Sinn Féin - On Your Side

British government must give Human Rights Commission the powers it requires

17 November, 2004

Sinn Féin Equality, Human Rights and Women's Spokesperson South Down MLA Catríona Ruane has called on the British government to introduce the proper range of powers required by the Human Rights Commission.

The call comes in advance of hearings being carried by the United Nations Committee on Torture this week which will scrutinise the British government's treaty obligations and in many instances, its failure to comply with human rights and equality issues in the North of Ireland.

Ms Ruane said:

"It is unacceptable that six years after the Good Friday Agreement was signed that that the Human Rights Commission has again had to make representation to the United Nations about the British government's obstruction of its work by its refusal to provide the Commission with the appropriate powers.

"Issues such as state collusion, the continuing use of non-jury courts, plastic bullets and repressive legislation should have been relegated to the dustbin as a result of the Good Friday Agreement. Yet the British government is eroding individual and collective rights by maintaining them.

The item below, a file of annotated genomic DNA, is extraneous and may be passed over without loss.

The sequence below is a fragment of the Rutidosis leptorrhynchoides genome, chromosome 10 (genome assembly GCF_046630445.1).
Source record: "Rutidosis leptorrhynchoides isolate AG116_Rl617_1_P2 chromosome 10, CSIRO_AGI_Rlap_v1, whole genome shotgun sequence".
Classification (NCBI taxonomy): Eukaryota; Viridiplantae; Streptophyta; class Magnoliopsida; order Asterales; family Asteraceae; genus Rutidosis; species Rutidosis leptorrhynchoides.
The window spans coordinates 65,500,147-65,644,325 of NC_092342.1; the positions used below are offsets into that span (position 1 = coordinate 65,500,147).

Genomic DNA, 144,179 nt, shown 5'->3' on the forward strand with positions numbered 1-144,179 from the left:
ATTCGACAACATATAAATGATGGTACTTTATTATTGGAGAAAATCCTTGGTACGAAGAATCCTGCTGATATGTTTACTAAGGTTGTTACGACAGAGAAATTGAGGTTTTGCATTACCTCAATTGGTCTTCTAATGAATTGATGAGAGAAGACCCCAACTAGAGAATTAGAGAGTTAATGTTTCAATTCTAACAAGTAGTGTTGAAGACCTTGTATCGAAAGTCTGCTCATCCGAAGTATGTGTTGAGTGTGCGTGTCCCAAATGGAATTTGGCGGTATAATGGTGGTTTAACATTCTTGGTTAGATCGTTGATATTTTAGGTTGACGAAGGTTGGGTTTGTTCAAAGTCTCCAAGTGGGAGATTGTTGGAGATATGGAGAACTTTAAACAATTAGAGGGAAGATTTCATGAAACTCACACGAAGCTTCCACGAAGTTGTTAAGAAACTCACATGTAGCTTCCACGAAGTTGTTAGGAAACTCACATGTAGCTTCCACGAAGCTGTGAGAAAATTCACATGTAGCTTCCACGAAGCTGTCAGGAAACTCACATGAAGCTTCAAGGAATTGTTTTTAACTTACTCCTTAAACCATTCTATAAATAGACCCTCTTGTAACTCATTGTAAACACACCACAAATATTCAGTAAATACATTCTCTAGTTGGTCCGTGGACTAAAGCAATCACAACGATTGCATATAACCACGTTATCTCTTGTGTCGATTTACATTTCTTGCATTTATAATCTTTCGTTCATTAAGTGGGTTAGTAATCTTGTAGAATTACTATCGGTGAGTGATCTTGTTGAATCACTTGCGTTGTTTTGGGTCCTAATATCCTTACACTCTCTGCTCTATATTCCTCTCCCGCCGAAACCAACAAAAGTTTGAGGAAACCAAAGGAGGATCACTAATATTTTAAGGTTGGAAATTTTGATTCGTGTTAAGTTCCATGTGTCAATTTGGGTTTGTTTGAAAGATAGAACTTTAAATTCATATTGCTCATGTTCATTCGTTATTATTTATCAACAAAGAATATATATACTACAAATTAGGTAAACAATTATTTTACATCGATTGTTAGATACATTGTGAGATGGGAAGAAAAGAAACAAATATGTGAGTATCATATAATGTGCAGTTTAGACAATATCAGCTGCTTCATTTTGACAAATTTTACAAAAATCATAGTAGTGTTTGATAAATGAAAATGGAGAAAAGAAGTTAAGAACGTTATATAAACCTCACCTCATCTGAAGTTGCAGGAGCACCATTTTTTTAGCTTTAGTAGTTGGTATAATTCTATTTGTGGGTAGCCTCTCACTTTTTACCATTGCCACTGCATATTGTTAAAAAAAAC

"Sinn Féin raised these and issues such as the need for accountable and representative policing and criminal justice systems with the United Nations during its last hearing and only last week we met with the Council of Europe's Human Rights Commissioner to voice our concerns across similar matters.

"Sinn Féin has consistently called on the British government to provide the Human Rights Commission with the proper range of powers it requires to fulfil its remit to protect and promote human rights in an effective way. This failure has plagued the Commission since its inception. The danger is that any incoming Commission will inherit many of the same problems.

"One of the issues being tabled at the UN is the situation of women prisoners held at Hydebank Wood Young Offenders Centre which the Commission cannot access because it does not have this specific power. How can a Human Rights Commission protect human rights in such circumstances when access is blocked by the Prison Service and it has no power in its own right to overturn such decisions? Without these basic powers any incoming Human Rights Commission will be undermined before it begins." ENDS

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